• Use a needle or sharp knife point to pierce the skin of the fat ducks all over, taking care to not pierce the meat itself; go in at an angle. This helps the fat render out of the bird. Salt the ducks well and preheat the oven to 325°F.
  • Put the ducks in an ovenproof pan. I rest them on celery leaves to prop them above the level of the pan; this helps them crisp better. If you want, surround the duck with some root vegetables. Roast for 90 minutes. 
  • Take the pan out and increase the heat to 425°F. When it hits this temperature, put the birds back in the oven and roast until the skin is crispy, about 15 to 20 minutes. 
  • Meanwhile, boil the vinegar and sugar in a small pot until it turns brown. Pour in the stock little by little, stirring all the while. Set aside.
  • Shave the peel off the oranges, grating some fine and keeping the peel of 2 oranges in large pieces. Juice 2 oranges. Cut segments from the other 2 oranges. Here is a tutorial on how to do that
  • When the ducks are ready, remove them from the oven and let them rest on a cutting board. 
  • Finish the sauce. Bring it to a simmer, then add about 1/2 cup of orange juice and the large bits of peel. Simmer 5 minutes. Whisk together a little of the sauce with the starch, and, when it's mixed well, stir it into the saucepot to thicken. Add the Grand Marnier and enough salt and orange bitters to taste. Swirl in the butter one tablespoon at a time.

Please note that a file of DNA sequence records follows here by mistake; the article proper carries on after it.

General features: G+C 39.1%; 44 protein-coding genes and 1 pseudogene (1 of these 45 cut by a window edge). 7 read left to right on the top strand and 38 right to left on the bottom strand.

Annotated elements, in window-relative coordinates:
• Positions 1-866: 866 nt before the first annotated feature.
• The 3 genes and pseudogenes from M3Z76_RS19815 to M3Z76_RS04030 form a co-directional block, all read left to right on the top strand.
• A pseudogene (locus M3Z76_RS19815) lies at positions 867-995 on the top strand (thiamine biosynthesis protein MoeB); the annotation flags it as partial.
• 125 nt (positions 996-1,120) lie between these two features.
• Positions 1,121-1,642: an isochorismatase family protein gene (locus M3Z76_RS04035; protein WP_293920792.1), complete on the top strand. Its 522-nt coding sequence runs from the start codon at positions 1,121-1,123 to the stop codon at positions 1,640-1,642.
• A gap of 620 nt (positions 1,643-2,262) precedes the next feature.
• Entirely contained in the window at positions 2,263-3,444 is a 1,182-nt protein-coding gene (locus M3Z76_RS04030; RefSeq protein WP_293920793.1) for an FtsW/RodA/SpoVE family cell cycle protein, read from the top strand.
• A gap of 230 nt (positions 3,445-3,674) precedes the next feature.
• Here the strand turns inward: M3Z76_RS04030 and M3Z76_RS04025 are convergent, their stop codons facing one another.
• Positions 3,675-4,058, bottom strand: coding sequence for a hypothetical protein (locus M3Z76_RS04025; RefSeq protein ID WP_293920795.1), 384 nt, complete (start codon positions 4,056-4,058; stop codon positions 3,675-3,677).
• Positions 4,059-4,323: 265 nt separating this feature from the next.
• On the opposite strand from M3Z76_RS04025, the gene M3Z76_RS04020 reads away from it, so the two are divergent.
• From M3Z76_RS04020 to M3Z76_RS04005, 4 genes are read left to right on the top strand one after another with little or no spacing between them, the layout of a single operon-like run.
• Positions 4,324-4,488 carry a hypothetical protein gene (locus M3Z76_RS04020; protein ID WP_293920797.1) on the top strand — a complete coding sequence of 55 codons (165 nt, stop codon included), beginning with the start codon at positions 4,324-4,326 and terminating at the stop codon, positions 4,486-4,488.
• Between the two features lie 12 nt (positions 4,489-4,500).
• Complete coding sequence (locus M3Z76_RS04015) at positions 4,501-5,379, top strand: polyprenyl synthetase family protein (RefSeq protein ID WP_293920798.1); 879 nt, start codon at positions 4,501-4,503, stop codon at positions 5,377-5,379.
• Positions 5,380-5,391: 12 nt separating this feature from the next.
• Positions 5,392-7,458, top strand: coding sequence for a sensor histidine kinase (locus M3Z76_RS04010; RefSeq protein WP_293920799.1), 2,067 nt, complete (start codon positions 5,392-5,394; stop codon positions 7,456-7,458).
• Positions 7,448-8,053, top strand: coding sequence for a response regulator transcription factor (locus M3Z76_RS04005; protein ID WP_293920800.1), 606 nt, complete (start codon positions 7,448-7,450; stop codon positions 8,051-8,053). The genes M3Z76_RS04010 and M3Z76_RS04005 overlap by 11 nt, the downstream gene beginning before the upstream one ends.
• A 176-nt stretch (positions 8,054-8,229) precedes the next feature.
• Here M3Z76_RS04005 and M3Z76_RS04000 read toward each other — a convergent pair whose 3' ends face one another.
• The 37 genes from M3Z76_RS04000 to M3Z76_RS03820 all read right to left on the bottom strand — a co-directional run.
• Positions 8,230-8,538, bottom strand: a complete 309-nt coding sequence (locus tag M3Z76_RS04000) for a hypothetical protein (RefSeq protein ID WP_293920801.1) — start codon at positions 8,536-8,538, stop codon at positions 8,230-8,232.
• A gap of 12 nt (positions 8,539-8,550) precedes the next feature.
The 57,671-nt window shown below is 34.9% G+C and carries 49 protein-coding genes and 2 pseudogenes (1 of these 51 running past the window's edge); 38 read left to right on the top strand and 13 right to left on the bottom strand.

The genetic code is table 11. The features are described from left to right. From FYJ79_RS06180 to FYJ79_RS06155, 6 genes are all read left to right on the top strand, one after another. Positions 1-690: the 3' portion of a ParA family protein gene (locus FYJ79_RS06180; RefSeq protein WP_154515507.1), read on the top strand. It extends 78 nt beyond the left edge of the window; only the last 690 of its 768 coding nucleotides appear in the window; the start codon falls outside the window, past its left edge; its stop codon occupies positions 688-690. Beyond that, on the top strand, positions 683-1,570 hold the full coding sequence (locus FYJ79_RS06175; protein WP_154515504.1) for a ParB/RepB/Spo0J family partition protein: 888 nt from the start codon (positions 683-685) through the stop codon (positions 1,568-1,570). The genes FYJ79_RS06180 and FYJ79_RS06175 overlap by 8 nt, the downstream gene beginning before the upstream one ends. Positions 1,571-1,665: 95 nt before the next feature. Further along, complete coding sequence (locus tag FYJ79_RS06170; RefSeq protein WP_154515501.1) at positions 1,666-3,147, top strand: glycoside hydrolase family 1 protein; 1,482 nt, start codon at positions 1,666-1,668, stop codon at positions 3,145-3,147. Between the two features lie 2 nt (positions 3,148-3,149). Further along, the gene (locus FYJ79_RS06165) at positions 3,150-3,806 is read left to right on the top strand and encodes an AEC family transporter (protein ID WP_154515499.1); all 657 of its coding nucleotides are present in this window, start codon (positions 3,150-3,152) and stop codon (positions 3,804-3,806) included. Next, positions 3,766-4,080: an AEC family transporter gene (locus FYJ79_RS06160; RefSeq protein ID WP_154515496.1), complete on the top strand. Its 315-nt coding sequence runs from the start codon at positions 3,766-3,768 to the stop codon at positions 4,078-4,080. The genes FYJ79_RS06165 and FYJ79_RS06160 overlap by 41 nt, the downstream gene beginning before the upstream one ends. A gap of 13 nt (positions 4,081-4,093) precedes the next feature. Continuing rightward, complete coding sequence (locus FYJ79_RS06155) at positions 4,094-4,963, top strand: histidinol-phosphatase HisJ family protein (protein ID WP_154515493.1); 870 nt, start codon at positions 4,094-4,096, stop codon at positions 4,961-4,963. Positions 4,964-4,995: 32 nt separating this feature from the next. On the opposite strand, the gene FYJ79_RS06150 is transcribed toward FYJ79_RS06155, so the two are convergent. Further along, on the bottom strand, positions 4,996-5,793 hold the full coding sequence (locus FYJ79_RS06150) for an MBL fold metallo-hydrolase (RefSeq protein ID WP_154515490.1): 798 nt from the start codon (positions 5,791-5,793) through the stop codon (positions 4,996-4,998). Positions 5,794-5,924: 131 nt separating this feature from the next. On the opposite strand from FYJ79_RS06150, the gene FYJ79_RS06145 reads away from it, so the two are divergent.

• To serve, carve the duck and arrange on plates. Give everyone some orange supremes and pour over the sauce. Garnish with the grated zest, and serve with good bread, mashed potatoes or celery root, or polenta. 

Video

Nutrition

Calories: 980kcal | Carbohydrates: 31g | Protein: 26g | Fat: 81g | Saturated Fat: 29g | Trans Fat: 1g | Cholesterol: 160mg | Sodium: 410mg | Potassium: 870mg | Fiber: 3g | Sugar: 26g | Vitamin A: 791IU | Vitamin C: 75mg | Calcium: 87mg | Iron: 5mg

Nutrition information is automatically calculated, so should only be used as an approximation.

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About Hank Shaw

Hey there. Welcome to Hunter Angler Gardener Cook, the internet’s largest source of recipes and know-how for wild foods. I am a chef, author, and yes, hunter, angler, gardener, forager and cook. Follow me on Instagram and on Facebook.

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31 Comments

  1. I can no longer eat meat (whaa!), but this is the recipe as my mom made in the 60s, as near as I remember, though I thought she basted the duck in a skillet to glaze it. It was outstanding, thank you for bringing it to a modern audience.

  2. I put shallot and herbs into the sauce and strain it before I add the orange juice.It makes the sauce more complex. I skipped the cornstarch and reduce the sauce instead. It came out really nice with a good consistency.

  3. Loved the sauce- kept the fat that came out of the duck and used it to brown venison (Black Wildebeest) for a stew – took the stew to another level